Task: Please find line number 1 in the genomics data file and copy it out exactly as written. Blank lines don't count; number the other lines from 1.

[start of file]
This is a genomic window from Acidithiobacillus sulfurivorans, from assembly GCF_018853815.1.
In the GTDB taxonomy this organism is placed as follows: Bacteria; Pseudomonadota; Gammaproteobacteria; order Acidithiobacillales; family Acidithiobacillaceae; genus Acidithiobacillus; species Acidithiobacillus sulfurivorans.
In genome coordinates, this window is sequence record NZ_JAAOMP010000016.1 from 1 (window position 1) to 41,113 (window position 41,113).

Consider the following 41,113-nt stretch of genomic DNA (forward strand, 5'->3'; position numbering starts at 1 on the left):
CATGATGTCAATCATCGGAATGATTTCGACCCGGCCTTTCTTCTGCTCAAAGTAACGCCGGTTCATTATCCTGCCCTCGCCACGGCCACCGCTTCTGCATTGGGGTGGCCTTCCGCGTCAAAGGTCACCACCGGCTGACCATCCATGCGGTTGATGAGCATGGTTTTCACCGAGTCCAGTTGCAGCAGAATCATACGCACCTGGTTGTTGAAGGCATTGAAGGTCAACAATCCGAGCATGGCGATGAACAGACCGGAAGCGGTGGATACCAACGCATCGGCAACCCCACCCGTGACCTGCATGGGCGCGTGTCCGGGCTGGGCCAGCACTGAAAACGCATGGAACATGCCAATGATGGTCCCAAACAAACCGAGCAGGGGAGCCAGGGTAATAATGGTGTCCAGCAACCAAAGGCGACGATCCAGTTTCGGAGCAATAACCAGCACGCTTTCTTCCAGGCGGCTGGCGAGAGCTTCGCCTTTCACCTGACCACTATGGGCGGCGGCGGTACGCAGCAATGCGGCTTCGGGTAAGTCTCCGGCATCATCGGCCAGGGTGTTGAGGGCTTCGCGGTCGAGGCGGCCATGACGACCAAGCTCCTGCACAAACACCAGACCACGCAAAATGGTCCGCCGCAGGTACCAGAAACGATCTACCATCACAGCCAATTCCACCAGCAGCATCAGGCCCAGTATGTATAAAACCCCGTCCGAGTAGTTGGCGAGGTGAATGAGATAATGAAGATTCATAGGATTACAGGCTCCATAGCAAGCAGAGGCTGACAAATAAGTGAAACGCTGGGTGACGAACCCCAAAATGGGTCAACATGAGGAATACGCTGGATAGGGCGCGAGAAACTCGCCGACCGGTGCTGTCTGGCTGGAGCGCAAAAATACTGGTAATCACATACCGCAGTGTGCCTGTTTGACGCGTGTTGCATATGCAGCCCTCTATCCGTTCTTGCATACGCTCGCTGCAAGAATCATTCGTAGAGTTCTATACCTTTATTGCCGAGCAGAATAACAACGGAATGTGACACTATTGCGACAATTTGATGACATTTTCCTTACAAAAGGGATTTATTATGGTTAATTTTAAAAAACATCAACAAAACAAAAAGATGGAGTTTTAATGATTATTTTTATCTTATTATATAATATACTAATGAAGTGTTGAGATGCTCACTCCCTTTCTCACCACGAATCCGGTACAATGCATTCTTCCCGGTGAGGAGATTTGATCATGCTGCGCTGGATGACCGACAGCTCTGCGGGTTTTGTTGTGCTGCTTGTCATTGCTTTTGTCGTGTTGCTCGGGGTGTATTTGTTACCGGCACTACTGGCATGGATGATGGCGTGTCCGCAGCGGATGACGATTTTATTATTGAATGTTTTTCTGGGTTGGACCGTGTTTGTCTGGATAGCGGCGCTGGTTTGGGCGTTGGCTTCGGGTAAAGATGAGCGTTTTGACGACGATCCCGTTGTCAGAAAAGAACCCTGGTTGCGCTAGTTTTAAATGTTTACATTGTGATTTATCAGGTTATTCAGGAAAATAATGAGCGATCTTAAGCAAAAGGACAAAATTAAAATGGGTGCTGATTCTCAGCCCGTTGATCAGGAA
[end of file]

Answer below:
This is a genomic window from Acidithiobacillus sulfurivorans, from assembly GCF_018853815.1.